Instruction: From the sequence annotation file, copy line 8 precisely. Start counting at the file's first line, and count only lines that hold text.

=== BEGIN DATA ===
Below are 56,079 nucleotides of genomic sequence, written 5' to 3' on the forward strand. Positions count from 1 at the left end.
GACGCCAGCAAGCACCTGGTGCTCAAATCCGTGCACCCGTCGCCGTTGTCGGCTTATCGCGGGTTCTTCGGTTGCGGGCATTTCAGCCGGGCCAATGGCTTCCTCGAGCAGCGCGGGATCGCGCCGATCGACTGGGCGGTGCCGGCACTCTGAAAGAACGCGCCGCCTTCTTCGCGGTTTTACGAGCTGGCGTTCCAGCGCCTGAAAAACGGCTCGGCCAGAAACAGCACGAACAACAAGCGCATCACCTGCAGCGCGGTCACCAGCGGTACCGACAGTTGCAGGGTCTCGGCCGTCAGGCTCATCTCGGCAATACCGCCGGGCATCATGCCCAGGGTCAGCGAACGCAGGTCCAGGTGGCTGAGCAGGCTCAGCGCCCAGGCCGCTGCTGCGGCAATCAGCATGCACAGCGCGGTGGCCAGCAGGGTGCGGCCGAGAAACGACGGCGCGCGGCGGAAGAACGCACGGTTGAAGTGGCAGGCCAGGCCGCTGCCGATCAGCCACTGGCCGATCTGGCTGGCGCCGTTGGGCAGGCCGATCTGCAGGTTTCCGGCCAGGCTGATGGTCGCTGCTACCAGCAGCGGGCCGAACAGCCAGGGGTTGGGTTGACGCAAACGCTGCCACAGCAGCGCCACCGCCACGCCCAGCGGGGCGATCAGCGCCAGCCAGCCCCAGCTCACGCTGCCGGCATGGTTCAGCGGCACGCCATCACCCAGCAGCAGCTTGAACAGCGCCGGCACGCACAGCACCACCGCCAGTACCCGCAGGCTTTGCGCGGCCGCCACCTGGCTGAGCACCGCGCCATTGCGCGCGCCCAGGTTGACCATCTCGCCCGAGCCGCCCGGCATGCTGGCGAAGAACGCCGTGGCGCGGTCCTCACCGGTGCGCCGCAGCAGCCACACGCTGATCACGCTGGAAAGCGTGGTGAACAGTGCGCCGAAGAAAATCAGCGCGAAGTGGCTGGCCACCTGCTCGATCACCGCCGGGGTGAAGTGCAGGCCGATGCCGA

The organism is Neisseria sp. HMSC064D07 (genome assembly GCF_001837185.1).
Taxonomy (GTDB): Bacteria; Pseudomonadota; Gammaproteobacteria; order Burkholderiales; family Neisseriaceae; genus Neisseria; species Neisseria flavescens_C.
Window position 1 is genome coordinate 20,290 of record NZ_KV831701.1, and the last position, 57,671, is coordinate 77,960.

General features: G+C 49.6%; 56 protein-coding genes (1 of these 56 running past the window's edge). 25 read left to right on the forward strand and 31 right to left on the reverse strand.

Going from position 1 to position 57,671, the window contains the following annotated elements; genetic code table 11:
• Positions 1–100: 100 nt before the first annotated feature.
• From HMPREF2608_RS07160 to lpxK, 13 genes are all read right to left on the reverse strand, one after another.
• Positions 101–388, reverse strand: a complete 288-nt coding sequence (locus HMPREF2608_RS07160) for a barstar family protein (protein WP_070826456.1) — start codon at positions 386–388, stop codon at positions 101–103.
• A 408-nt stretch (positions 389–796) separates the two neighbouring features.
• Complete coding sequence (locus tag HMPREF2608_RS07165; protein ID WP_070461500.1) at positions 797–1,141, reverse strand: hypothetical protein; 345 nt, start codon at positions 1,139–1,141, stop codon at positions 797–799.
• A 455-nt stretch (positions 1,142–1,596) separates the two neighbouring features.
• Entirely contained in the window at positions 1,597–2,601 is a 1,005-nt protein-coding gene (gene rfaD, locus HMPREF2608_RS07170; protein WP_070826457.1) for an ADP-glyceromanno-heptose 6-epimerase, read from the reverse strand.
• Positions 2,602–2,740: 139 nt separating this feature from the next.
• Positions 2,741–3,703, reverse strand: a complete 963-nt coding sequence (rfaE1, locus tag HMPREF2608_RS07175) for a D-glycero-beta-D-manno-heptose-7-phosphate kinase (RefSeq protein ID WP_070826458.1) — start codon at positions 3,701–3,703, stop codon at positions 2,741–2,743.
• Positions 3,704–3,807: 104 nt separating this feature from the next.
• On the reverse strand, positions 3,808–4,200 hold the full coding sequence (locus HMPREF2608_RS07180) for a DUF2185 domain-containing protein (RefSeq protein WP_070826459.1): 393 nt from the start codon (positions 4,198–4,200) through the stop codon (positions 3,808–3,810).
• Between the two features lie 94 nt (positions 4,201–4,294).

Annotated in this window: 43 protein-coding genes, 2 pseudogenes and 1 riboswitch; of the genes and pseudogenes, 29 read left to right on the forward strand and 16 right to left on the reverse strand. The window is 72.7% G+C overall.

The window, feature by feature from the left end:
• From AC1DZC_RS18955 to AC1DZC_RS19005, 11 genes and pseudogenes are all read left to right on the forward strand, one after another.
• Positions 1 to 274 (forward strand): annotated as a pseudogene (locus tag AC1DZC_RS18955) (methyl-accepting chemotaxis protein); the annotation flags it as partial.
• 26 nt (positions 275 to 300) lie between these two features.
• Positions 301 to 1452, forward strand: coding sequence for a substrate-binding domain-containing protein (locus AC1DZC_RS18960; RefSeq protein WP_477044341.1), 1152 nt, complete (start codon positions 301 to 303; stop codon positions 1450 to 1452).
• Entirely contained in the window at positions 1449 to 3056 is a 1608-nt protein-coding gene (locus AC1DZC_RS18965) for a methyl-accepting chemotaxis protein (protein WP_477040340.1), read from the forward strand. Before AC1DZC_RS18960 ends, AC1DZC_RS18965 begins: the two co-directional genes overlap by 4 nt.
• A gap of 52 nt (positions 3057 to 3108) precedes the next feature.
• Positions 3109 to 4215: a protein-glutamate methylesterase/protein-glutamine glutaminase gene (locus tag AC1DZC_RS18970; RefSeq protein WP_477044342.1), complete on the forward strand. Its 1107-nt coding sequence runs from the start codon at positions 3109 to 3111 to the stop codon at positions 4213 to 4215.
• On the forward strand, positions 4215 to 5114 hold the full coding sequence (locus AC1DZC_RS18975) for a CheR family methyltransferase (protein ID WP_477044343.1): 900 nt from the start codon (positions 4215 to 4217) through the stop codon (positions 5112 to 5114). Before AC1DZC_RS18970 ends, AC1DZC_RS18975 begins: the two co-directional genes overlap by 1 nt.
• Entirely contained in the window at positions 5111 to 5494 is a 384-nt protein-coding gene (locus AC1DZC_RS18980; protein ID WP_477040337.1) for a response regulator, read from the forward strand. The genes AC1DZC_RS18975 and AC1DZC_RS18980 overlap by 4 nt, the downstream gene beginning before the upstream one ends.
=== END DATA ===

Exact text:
• Positions 1–100: 100 nt before the first annotated feature.